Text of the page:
Editor Bob Murawski was finishing Spiderman 3 when he got a call from friend, Paul Ottosson, who had been hired as sound designer on The Hurt Locker. Director Kathryn Bigelow was looking for an editor and wanted to meet him. Desperate to find an editor who would go to the Middle East, she was already location scouting in Jordan.
“I had been a big fan of hers for years,” said Murawski. “I loved Near Dark and was excited about the possibility of working on her movie. I read it and Chris liked it. We thought it was great.” However, Murawski was not only exhausted from his work on Spiderman, but had other commitments, so he was unable to take on the project immediately.
It was agreed that editor Chris Innis, Murawski’s partner, would edit on location and advise the production on coverage. Murawski would join the film when it returned to Los Angeles. “When I got there they had already been shooting three days,” said Innis. “They were relieved to have someone come out to the Middle East during the Iraq War surge. It was an amazing experience.”
Editorial worked out of the production office in Amman, Jordan. First assistant Sean Valla also went on location to help process the massive amount of dailies. The 16mm footage was couriered to a lab in London once or twice a week by Rupert Lloyd, the editorial runner, who would then transport the taped dailies back to Jordan where they were ingested into an Avid system that had been brought from New York.
Because the film was shot documentary-style with four to seven cameras shooting twelve hours a day, the production had about 200 hours of footage – almost a 100:1 shooting ratio. This was an extremely large amount for Innis to assemble on location.
“Obviously there was no going back to Jordan for reshoots so Chris had to get together as many of the scenes as possible just to see if anything was missing or if there were any problems,” Murawski explained. “It was really important to stay on top of the huge avalanche of dailies.”
“Even sitting down to watch that material would take three to four weeks,” Innis added.
In addition to the nine weeks of editing in Amman, when Murawski and Innis returned to California, they got a couple of extra weeks to complete the first polished cut of the film, which ran about three hours and forty-five minutes. “The way Bob and I work… we polish the film the best we can while we are cutting it,” explains Innis. “It’s not just an assembly. We are putting in music, effects.” The editors spent another six months tightening in Los Angeles until the film was down to a 130-minute running time.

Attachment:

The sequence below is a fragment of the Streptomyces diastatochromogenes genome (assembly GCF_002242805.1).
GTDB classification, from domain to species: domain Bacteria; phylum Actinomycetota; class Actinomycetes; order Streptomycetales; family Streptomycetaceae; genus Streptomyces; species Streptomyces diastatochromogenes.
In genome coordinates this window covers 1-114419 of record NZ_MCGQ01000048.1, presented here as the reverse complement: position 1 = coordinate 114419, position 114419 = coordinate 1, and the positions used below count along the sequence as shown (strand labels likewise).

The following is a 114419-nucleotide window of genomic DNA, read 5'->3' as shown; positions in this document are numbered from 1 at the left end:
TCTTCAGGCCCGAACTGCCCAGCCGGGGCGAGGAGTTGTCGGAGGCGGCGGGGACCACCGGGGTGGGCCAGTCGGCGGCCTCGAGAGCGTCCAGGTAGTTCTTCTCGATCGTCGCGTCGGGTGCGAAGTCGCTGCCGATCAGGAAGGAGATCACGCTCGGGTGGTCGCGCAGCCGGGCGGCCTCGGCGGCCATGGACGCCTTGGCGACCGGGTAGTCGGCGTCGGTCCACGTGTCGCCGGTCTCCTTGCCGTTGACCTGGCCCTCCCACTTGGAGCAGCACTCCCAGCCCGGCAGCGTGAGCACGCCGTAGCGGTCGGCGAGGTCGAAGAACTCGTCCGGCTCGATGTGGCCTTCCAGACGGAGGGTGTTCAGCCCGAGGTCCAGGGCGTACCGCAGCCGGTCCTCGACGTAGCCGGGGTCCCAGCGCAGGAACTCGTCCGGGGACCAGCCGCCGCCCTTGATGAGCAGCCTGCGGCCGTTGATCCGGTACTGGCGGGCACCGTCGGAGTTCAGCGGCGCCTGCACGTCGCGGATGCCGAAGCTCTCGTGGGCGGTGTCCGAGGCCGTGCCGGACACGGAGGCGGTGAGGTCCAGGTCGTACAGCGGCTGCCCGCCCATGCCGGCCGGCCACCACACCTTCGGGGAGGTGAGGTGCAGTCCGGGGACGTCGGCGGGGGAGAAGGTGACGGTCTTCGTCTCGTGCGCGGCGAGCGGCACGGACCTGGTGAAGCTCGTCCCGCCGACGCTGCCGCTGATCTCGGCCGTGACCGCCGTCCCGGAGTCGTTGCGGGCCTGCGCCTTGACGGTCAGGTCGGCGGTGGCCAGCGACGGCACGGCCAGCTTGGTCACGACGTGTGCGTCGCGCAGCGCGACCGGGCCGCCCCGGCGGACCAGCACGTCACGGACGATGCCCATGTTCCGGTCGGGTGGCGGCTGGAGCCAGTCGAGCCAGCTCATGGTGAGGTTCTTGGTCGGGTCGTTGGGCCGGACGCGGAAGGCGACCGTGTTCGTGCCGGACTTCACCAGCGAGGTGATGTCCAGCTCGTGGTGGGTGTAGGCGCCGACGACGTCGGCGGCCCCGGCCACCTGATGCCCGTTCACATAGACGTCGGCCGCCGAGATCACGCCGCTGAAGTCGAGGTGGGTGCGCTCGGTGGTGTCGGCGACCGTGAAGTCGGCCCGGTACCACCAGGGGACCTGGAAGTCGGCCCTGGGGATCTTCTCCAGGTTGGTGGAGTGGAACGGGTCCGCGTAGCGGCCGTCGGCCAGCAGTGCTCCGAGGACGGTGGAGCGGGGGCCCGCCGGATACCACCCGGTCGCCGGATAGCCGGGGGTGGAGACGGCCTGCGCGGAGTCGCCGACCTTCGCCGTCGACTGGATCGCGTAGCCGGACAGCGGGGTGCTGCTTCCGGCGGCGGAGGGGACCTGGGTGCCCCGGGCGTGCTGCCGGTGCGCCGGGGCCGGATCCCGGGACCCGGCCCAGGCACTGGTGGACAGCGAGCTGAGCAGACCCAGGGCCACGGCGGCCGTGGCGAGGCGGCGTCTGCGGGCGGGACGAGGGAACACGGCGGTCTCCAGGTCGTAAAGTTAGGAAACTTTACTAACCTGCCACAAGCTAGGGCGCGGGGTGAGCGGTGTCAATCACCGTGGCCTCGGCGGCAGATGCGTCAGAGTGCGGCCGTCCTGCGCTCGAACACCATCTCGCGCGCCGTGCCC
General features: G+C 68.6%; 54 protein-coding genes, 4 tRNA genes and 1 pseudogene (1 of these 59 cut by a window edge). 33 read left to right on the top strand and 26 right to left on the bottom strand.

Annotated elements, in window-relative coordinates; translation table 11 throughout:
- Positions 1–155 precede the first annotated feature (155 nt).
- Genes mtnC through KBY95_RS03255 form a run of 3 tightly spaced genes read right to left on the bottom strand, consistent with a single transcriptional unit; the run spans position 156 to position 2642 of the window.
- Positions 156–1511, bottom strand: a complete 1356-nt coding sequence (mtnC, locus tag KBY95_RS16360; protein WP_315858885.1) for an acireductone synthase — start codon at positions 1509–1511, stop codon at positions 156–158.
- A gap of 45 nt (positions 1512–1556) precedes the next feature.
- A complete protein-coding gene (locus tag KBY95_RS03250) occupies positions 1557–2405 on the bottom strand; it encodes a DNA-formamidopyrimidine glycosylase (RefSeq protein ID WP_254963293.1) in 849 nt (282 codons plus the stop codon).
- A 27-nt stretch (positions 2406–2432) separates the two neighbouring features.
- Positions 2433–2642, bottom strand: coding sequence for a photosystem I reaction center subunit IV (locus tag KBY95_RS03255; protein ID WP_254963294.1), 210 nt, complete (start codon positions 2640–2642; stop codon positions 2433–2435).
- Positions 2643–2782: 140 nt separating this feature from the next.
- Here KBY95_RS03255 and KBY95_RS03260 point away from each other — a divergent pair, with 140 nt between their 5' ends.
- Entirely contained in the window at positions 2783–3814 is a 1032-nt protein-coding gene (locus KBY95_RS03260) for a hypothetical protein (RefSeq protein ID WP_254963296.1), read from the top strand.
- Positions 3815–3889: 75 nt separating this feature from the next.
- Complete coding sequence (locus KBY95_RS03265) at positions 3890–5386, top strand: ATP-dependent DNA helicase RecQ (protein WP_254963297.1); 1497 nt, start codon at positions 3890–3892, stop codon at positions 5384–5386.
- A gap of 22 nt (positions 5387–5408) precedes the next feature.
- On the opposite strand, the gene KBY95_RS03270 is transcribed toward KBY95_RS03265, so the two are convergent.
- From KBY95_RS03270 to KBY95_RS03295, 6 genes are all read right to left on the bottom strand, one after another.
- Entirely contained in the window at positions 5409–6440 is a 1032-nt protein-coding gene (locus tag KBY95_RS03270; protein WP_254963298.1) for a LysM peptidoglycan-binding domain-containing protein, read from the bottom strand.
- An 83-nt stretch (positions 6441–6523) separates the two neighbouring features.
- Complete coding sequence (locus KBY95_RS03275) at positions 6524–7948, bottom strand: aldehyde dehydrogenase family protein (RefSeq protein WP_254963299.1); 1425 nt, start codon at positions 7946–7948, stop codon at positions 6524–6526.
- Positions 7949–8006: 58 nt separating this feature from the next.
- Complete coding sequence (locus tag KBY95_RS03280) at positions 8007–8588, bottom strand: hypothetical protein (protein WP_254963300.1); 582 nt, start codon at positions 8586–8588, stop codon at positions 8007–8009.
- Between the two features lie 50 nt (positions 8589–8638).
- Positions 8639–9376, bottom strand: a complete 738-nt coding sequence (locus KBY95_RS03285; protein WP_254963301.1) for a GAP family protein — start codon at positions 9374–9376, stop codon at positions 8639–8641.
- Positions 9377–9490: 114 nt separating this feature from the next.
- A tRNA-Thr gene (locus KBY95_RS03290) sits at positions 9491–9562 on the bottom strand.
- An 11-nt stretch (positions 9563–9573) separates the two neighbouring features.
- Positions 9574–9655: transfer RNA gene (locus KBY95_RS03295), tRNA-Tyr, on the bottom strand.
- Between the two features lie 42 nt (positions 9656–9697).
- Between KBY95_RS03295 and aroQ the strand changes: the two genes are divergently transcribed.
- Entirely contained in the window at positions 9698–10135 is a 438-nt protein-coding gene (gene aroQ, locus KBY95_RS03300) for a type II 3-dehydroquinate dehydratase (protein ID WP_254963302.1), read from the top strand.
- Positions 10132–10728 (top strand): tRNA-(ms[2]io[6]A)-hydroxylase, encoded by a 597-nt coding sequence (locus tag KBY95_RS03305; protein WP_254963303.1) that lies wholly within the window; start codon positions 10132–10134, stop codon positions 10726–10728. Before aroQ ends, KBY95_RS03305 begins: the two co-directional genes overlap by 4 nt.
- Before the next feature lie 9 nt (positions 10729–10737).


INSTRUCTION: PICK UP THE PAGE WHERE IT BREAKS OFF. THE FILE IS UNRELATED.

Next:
“Kathryn did not want to approach the film as one big chunk,” shared Innis. “She wanted to approach each sequence, one-by-one, as if they were short films unto themselves. By doing it that way, we made sure every sequence was as perfect as possible and as tight as possible.” As they worked, the editors would trade scenes back and forth, so the film looked like there was one editor and one vision.
“When we looked at the film as a whole, then it was a case of making sure that everything fit overall into the movie,” said Innis. “Things were moved around to have more impact, to create more tension and more conflict between the characters and the storytelling.”
The original script was great and unconventional, but because writer Mark Boal had been a journalist, the structure posed challenges to the editing pair. He set-up the characters beautifully, but losing pieces of scenes in the shot film allowed for more subtext to emerge. “We were able to enhance that with the editing,” says Innis. “Subtext is interesting to play with. Less is more. Trying to say something visually, that you don’t need the character to say out loud.”
Having 10-12 hours of dailies for a ten-minute scene was tough, but Murawski admits all films are tough. “It is just a matter of doing the work. It’s about figuring out how to tell the story in an elegant way and telling it in a way that flowed and had some artistic integrity. The footage was shot in a rough documentary-style, but we did not want to follow that style in the editing. We wanted to cut it conventionally.”
“We wanted to treat it in a more formal way, like a classic Hitchcock thriller…playing with suspense,” Innis added.
With all the action, the team also wanted to avoid frenetic editing. Because the footage was shot in a loose style, often with the actors improvising, the editors wanted to provide blocking in the editing so that the scenes not only made sense geographically, but they also wanted to find the true, up-close-and-personal moments with the characters, emotions and storytelling. The scenes could be cut various ways, but ultimately the editing was about focus. “Bob is really good at that,” said Innis. “It’s about logic and about setting things up and making them pay off. It’s always having the right shot, at the right point.”
Previous Noms and Wins
2010: Nominated, Academy Awards, Best Achievement in Editing, The Hurt Locker; Won, ACE Eddie, Best Edited Feature Film (Dramatic), The Hurt Locker; Won, BAFTA Film Award, Best Editing, The Hurt Locker; Won, Boston Society of Film Critics Award, Best Film Editing, The Hurt Locker; Nominated, Broadcast Film Critics Association Critics Choice Award, Best Editing, The Hurt Locker; Won, Online Film Critics Society Award, Best Editing, The Hurt Locker. 2009: Won, Las Vegas Film Critics Society Sierra Award, Best Film Editing, The Hurt Locker; Won, Satellite Award, Best Film Editing, The Hurt Locker. 2005: Nominated, Golden Satellite Award, Best Film Editing, Spiderman 2 (Murawski).